Local Bonsai Artist Wins State Fair’s Biggest Prizes | New

Warrenton resident Michael Ring continues to grow as a bonsai artist, winning Best Show and first place at the North Carolina State Fair this year.

He has worked in the Japanese art of Bonsai – growing and training miniature trees in containers – for six years.

Ring, known in the community for his work as a chef, enjoys hiking and being in nature. However, his work schedule prevented him from devoting as much time as he wanted to outdoor activities.

“(Bonsai) is a way of bringing nature to me,” Ring said.

He studied this art form by reading all the books he could and searching the internet for information. He also joined the Triangle Bonsai Society, which allowed him to learn from artists around the world.

Ring started with a bunch of junipers that he bought from local stores. Only one of them remains alive today, but, he noted, “it has become fantastic”.

Some people may think that bonsai is simply trimming miniature trees into interesting shapes. However, for Ring, the process takes time, but is worth it.

He usually goes into the woods and collects trees – many of which are around 20 feet tall – cuts them down and removes most of the roots. The Bonsai process really begins as they regrow.

“It takes a trained eye,” Ring said. “Mother Nature does the work.”

It applies the basics of Bonsai developed in Japan and horticulture associated with native species. Ring often works with Winged Elm, Hornbeam and Beech, as well as species that people grow in their landscapes but want to remove, such as Forsythia and Spindle.

He loves working with deciduous trees, noticing how the leaves grow and change with the seasons, from the fresh, bright green new leaves of spring to the bright colors of fall. For the bonsai artist, showing a tree in winter when no leaves can hide the flaws in its design is very challenging and rewarding.

“In bonsai, deciduous trees are considered the most difficult,” Ring said. “It’s best to show them in the winter when there are no leaves. It is best to show the work of the artist. If there are flaws, you can’t hide them.

He was elected vice president of the Triangle Bonsai Society in 2021, with responsibilities that include programming artists for the programs. Ring’s work brought him into contact with his “bonsai hero,” Dan Robinson, artist and bonsai master from Washington State. Ring described Robinson’s approach as taking inspiration from what is ancient and recreating it in miniature.

Ring has led several workshops and currently teaches a series he developed through the Triangle Bonsai Society focusing on understanding the seasonality of bonsai.

“There have been a lot of new members (of the Triangle Bonsai Society) since the pandemic,” he said. “They learn from all the mistakes I’ve made over the years. You must understand bonsai horticulture before acquiring the art.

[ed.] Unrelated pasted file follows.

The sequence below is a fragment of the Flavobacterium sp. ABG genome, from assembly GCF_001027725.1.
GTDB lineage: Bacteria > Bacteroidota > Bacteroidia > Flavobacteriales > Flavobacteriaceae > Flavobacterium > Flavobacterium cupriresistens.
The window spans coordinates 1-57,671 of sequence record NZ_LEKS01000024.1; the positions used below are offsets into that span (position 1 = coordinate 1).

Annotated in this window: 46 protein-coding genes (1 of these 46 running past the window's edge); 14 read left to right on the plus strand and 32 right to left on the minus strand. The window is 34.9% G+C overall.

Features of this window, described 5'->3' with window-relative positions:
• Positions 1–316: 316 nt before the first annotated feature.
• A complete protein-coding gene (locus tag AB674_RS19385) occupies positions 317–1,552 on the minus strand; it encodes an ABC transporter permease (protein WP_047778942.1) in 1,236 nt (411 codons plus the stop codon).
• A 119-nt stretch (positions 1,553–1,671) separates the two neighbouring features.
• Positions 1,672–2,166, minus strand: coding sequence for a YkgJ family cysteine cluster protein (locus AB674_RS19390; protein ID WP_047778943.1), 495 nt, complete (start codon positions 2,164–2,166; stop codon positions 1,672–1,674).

Ring has participated in a few bonsai shows, but this year was his first time at the North Carolina State Fair. He showed off a Hinoki Cypress originally purchased from Wildwood Nursery in the winter of 2018.

“This tree is really special to me,” Ring said. “It’s the first tree that I’ve really wired every branch to. It shows how much I’ve grown as an artist.

It falls into the Novice Evergreen category for bonsai trees with less than 10 years of experience. Judging considered tree health, artistic sensibility, technical aspects of bonsai and artistic expression. Ring received a score of 95 out of a possible 100, earning first place honors. Its Best of Show award encompassed all Bonsai entries in five categories.

His artistry drew praise from Ed Lauer of the Triangle Bonsai Society, who told Ring that in 10 years people will know when he’s worked on a tree. Ring added that Lauer told him he had a distinct style that stood out in a crowd.

“That was the biggest compliment,” Ring said.

He now maintains over 100 trees.

“For me, bonsai is almost like a martial art, a daily practice,” Ring said.

He called this art a discipline, describing the ongoing process of protecting his trees from extreme weather conditions, knowing which branches to cut to make the tree healthier, and learning how to heal wounds. Ring also described bonsai as a combination of art and science, much like cooking.

He dreams of having one of his trees on display at the National Arboretum in Washington, DC, like the bonsai he admires. While many of today’s bonsai artists got their start in their 60s, Ring began working in bonsai when he was 30 years old. He intends to spend many more years perfecting his style of bonsai.

“There’s an endless amount of learning and experimenting,” Ring said. “It’s a bit like cooking. You never learn everything, but it’s a journey and a daily practice.

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